First off, what is your home network exactly? Known as a SOHO network (Small Office/Home Office), it probably looks something like this: laptops, phones, maybe you have a smart doorbell or even your car connected up. All these devices talk to a single router that is, in turn, connected by a single line to the internet.
Secondly, consider what you use to connect to the internet: your router. It is important to keep this device regularly up to date, as this is your bouncer on the front door of your home network. Make sure your firewalls are turned on and your ports are closed up.
Ports are like side doors and windows, essentially holes in your network’s defences. Make sure they are all closed up, you might lock your front door as you leave your home, but leaving the windows wide open defeats the point.
Other people’s devices can also impact your home network
It’s not just our phones and computers that connect to our network, our friend’s and family’s devices do too. I dare not look at my kid’s internet history, and I wouldn’t want to look at my friend’s either, to be honest with you.
Nevertheless, if they are connected to your home network it means any malware present on their devices can infect your entire network. What’s important to remember is, this extends to any network you connect to as well.
Think of it like the common cold, if your friend has it and comes round to your house all day, everyone’s going to get it; then you go to work and give it to everyone there.
The problem is that a cybercriminal can hide the symptoms. Malware can then lay dormant until it has spread far and wide, before kicking into action.
So, what should you do when your friends and family come round?
One option is you open up a guest network for others to use. This can be a bit tedious, so an alternative is to use your guest network as your “work” network, so you only connect to it with your work devices. That way, you can separate your sensitive devices from everything else in your network. Your friends and family can connect to your WI-FI regularly, and your business interests are secure.
Think of it like a room in a nightclub where you decide who you let in. Everyone can still have a great time on the main dancefloor and you don’t need to vet your friend’s internet history, phew! This is what I recommend you do to help protect your network, along with any you connect to, in 2022.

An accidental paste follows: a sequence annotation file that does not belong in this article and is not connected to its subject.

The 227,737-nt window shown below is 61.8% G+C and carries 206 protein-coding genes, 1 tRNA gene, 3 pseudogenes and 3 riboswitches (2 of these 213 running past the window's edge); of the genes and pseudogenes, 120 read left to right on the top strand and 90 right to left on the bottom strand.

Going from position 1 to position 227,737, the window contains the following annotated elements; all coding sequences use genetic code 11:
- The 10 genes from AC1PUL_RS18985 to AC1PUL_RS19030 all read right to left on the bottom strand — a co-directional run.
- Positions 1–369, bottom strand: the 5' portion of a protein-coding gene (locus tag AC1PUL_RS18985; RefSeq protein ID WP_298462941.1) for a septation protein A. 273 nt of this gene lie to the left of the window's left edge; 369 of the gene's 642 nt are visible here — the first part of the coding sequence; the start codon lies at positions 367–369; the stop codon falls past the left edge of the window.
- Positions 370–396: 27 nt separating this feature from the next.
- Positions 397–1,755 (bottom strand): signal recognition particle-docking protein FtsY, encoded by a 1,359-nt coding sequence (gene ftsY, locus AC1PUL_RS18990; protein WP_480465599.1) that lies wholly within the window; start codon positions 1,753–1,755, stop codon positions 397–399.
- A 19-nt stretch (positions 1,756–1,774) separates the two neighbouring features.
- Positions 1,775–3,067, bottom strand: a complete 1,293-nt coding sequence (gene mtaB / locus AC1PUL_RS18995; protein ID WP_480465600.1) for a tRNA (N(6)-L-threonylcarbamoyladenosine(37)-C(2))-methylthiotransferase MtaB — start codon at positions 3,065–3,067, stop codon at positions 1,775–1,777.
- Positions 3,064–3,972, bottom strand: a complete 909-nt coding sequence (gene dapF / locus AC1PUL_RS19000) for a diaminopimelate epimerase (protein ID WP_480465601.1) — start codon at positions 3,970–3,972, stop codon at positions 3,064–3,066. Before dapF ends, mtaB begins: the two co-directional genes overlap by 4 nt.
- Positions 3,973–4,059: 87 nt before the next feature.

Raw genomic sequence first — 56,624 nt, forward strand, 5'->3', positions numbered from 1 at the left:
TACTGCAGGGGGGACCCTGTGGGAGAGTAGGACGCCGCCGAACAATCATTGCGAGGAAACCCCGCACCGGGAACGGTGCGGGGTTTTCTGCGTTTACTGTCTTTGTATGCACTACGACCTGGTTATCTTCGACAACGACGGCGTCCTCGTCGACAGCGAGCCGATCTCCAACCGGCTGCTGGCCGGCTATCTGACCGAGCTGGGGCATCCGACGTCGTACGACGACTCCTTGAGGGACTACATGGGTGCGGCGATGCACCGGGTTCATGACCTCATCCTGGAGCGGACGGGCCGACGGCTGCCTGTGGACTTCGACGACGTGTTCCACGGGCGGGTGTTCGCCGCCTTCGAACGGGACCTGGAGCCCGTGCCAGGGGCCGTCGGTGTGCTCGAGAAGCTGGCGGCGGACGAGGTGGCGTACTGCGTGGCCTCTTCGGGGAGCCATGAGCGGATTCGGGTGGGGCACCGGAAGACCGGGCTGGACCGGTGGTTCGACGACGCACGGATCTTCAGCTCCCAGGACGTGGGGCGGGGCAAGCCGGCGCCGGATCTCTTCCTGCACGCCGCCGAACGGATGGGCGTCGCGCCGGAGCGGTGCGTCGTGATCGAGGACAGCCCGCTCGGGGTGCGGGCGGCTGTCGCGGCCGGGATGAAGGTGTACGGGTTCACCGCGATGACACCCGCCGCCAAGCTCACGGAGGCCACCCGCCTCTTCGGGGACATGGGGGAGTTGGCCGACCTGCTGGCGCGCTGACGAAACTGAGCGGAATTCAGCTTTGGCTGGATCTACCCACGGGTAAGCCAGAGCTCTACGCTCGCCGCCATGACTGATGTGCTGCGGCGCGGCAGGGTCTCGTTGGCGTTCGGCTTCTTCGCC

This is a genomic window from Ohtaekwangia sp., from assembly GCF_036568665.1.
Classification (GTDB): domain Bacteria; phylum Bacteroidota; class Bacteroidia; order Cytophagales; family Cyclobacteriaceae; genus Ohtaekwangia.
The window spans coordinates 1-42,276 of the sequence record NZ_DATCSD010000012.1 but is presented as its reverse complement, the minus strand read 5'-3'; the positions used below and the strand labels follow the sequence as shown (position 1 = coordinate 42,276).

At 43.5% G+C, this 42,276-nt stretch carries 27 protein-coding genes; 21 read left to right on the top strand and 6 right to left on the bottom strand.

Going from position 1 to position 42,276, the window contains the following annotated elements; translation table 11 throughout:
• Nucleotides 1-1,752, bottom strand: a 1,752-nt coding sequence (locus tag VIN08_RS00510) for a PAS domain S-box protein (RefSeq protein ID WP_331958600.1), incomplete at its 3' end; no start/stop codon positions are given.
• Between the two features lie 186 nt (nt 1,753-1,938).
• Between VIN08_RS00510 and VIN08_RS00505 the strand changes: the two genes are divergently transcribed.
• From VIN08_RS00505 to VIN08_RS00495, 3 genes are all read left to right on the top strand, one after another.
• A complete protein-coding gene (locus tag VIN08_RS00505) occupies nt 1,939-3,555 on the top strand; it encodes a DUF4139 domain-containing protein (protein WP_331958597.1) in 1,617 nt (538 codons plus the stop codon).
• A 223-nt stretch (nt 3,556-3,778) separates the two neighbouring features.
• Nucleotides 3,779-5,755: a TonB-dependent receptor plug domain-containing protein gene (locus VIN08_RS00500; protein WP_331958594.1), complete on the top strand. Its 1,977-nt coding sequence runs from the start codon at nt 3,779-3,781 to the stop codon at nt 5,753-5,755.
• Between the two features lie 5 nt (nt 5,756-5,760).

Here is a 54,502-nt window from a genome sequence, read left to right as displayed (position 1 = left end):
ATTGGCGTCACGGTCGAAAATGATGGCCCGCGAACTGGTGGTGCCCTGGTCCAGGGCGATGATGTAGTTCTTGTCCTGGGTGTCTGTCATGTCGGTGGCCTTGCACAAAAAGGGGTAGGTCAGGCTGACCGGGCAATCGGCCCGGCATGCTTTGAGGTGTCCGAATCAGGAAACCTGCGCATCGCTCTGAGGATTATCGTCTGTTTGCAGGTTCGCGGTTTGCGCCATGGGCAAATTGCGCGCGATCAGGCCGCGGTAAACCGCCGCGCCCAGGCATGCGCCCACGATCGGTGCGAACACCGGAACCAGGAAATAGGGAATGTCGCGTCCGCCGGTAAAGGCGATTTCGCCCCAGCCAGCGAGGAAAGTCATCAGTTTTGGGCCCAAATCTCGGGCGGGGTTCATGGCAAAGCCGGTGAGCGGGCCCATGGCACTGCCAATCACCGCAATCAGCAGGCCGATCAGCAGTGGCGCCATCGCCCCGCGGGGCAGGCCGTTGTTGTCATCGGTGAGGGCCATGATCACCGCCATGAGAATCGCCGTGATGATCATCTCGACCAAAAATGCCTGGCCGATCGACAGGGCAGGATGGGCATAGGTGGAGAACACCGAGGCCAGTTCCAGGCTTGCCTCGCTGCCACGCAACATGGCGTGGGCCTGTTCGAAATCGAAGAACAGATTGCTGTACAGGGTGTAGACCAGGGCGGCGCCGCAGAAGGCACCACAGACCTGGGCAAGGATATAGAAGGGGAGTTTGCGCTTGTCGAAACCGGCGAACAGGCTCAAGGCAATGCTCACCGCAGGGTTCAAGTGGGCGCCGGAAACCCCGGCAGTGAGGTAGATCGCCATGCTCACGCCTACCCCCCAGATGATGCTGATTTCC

Networks you visit can impact your home network
The work from just about anywhere revolution means that for most of us, we are not just connecting to our home and work networks.
Networks were once a series of islands, but now they are connecting together. Coffee shops and public transport all offer access to, often free, networks.
Should you connect to them? Well no, not really.
The issue is that the more networks you connect to, the greater the risk of being hacked or receiving malware.
Your local coffee shop’s free Wi-Fi might be great, but it is the perfect place for a cybercriminal to access your device. What cybercriminals understand is that you will go home and connect that device to your network, which you will likely connect to your work network. A cybercriminal can sip a skinny moccachino in the corner while waiting for unsuspecting customers to connect their devices to the coffee shop’s network.
Let’s take a look at how to make sure you are protected when you are out and about online.
So you are in town and you need to connect, what should you do? How should you connect to the internet? Firstly, use your phone’s own data: by using the 4G/5G of your mobile, you stay off public WI-FI networks where cybercriminals are often lurking.
But what if you don’t have any data left, and you have to use that public network? Use a VPN. A Virtual Private Network is like a private road between your device and the internet.
Now you can use a private network internet connection without worrying about anyone else using it. Why bother trying to break through a company’s sophisticated firewall when someone is connecting to it from an unsecured network? Walls can only be built so high, and so we must all become more aware of the future dangers posed to our networks in 2022.
DCC has been working with Bob’s Business for over a year to make sure cyber-awareness is embedded into the practices and culture of the business. Security is at the heart of the DCC. The smart meter network operates to the highest standards in Europe and is endorsed by the National Cyber Security Centre.
CEO, Bob's Business
- Industry insight
- 5 min read
- Melanie Oldham, CEO, Bob's Business
New challenges in the world of cybersecurity
Your security online is about more than simply having the latest devices and software, awareness and understanding of the risks are important too. DCC has been working with Bob’s Business for over a year to make sure cyber-awareness is embedded into the practices and culture of the business.
- Industry insight
- 7 min read
- Mike Hewitt, Chief Technology Officer
Securing and scaling DCC in 2022
Growing the network by 30% and running a tight ship isn't enough for DCC CTO, Mike Hewitt, in 2022. His bar is set even higher; securing and scaling the network to help deliver the worlds best smart metering infrastructure.
- Industry insight
- 5 min read
- Jack Hardinges, Josh D’Addario and Joe Massey, Open Data Institute (ODI)
Taking care of energy data could take care of the world
Jack Hardinges, Data Institutions Lead, Josh D’Addario, Senior Consultant and Joe Massey, Researcher at the Open Data Institute (ODI), on the growing role data institutions can play in enabling change in the energy sector.